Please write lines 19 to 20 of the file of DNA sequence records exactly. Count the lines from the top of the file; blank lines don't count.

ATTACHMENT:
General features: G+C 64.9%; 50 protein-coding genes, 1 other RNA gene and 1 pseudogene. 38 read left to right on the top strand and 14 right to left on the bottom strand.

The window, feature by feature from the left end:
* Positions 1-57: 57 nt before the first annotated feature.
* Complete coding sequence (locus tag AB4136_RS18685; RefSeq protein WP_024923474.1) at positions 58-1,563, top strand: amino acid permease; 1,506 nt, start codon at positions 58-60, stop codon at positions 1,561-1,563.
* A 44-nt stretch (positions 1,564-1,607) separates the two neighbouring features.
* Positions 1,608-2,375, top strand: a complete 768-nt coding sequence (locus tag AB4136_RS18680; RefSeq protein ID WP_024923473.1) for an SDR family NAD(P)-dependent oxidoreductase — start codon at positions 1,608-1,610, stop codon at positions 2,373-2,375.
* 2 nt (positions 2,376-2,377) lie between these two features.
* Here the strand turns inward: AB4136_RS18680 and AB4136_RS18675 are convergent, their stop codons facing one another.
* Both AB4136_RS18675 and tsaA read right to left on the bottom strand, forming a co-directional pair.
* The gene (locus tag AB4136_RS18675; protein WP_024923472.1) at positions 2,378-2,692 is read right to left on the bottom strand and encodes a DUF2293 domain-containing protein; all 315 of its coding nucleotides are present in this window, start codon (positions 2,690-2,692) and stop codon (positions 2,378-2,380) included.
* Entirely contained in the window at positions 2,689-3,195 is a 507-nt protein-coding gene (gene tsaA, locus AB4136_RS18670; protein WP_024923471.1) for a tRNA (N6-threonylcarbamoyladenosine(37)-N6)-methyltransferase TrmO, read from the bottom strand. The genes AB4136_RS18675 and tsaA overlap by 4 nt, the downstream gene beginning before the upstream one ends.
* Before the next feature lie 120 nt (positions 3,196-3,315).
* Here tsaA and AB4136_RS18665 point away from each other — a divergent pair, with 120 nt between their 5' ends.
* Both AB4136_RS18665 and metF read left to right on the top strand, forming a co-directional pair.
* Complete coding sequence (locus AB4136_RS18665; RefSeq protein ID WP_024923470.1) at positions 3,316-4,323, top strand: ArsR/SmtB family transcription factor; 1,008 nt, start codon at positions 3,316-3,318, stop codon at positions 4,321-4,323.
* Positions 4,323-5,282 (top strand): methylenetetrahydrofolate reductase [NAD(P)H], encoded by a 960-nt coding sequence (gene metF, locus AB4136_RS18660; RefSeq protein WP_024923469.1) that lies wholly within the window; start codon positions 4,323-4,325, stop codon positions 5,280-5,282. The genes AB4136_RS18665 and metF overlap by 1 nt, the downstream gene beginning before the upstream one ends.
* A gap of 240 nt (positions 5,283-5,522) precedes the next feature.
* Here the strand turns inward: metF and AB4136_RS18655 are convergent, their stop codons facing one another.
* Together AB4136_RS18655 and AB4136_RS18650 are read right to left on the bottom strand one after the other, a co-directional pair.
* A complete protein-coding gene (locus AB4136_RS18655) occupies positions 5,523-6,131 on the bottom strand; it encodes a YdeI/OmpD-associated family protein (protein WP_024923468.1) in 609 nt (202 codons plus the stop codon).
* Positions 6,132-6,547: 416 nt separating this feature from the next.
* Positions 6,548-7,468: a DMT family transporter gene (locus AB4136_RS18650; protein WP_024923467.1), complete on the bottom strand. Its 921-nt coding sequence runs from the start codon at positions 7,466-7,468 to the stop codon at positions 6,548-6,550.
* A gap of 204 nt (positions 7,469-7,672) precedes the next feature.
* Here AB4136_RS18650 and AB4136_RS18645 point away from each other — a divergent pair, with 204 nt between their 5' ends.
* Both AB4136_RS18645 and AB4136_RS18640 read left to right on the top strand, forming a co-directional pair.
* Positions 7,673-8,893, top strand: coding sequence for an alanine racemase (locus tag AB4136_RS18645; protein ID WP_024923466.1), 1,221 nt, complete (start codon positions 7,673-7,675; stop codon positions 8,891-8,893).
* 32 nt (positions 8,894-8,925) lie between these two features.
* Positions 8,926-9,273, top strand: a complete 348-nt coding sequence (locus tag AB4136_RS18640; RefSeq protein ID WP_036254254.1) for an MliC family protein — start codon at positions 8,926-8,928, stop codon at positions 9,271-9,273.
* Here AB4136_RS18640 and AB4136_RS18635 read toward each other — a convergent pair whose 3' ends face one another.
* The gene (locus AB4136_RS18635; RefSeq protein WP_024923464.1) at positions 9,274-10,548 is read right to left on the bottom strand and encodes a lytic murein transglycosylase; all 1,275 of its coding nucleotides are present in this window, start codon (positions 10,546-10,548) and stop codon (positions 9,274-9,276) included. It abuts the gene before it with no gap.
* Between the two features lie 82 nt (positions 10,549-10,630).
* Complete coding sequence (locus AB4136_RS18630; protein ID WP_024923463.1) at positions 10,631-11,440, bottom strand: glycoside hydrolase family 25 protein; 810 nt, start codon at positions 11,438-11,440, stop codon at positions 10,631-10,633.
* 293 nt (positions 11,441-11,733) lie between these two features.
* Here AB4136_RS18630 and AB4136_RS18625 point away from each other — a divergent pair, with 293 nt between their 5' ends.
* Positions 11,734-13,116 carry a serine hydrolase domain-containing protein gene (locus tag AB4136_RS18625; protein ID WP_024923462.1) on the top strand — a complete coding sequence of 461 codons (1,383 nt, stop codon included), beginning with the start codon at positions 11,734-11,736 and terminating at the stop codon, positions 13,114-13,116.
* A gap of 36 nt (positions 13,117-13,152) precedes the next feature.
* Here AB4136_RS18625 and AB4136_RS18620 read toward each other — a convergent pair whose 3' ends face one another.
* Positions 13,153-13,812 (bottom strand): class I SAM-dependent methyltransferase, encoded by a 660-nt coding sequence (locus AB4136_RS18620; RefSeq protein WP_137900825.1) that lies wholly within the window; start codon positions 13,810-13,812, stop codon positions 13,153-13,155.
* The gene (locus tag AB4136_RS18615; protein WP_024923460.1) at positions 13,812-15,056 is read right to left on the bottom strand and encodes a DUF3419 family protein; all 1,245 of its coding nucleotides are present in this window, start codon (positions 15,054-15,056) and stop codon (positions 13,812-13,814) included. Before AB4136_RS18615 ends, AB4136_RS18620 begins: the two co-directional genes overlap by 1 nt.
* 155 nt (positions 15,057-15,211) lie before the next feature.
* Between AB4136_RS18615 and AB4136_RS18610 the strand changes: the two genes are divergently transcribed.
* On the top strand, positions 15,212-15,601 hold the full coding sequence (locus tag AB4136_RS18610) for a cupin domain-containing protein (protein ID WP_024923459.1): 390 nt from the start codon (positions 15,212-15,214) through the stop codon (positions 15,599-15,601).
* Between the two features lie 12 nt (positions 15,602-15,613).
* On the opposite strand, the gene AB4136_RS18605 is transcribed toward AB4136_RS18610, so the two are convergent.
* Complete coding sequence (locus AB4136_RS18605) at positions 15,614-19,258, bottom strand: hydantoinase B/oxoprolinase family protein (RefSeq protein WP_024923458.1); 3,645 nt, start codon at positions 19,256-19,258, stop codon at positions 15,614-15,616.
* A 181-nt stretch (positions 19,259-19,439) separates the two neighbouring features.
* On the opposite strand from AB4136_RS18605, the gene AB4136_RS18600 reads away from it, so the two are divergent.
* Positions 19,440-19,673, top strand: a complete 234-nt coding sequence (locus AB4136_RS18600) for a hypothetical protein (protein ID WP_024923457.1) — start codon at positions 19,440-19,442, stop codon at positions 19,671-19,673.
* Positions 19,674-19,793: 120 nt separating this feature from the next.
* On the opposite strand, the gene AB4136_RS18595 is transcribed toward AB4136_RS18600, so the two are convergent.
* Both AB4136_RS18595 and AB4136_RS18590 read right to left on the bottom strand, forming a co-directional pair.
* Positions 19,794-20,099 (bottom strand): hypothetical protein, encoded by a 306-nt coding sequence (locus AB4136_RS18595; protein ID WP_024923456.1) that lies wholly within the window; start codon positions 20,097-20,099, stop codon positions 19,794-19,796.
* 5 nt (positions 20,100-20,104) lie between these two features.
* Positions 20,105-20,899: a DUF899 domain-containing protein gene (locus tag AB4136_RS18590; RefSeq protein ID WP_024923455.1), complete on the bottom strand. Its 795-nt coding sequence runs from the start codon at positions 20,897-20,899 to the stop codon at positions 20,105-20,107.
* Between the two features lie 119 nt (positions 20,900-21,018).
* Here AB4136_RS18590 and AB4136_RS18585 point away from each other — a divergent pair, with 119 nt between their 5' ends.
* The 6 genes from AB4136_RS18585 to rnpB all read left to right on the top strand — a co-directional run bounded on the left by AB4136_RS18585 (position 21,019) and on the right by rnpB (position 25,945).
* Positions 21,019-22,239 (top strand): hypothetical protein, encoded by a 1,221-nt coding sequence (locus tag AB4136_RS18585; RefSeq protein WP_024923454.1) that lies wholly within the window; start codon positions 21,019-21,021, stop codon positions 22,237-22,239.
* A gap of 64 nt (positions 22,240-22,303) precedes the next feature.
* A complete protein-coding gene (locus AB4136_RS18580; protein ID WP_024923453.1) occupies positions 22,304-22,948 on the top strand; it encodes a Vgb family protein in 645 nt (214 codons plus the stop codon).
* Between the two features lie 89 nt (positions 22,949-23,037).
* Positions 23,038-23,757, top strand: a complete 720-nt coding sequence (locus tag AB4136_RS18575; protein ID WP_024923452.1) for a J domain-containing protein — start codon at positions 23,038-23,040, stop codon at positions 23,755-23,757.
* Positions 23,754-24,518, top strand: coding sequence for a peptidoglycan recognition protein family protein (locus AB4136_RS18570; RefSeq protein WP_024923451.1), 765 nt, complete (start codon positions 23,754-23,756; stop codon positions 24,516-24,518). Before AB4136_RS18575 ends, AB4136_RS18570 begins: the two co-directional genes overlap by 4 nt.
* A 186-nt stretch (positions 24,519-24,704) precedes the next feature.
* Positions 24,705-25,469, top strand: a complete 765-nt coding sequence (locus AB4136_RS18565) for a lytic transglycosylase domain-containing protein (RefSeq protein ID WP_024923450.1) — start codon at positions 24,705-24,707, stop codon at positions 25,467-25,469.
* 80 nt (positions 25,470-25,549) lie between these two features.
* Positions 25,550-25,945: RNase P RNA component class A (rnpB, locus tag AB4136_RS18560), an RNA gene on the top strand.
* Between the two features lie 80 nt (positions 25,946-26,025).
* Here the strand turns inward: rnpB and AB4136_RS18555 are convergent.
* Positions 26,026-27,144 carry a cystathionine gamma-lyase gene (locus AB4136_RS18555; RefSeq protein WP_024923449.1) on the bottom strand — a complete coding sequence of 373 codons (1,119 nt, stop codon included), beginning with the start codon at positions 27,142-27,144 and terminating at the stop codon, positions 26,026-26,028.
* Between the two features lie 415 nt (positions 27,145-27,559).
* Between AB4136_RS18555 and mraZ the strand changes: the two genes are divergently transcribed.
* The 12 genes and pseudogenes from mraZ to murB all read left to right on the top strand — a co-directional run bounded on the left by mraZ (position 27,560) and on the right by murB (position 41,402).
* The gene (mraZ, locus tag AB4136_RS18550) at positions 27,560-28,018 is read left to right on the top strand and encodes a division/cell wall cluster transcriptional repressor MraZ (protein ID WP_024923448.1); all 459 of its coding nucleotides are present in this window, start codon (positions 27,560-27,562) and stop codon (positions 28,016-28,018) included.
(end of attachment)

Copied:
* Together AB4136_RS18655 and AB4136_RS18650 are read right to left on the bottom strand one after the other, a co-directional pair.
* A complete protein-coding gene (locus AB4136_RS18655) occupies positions 5,523-6,131 on the bottom strand; it encodes a YdeI/OmpD-associated family protein (protein WP_024923468.1) in 609 nt (202 codons plus the stop codon).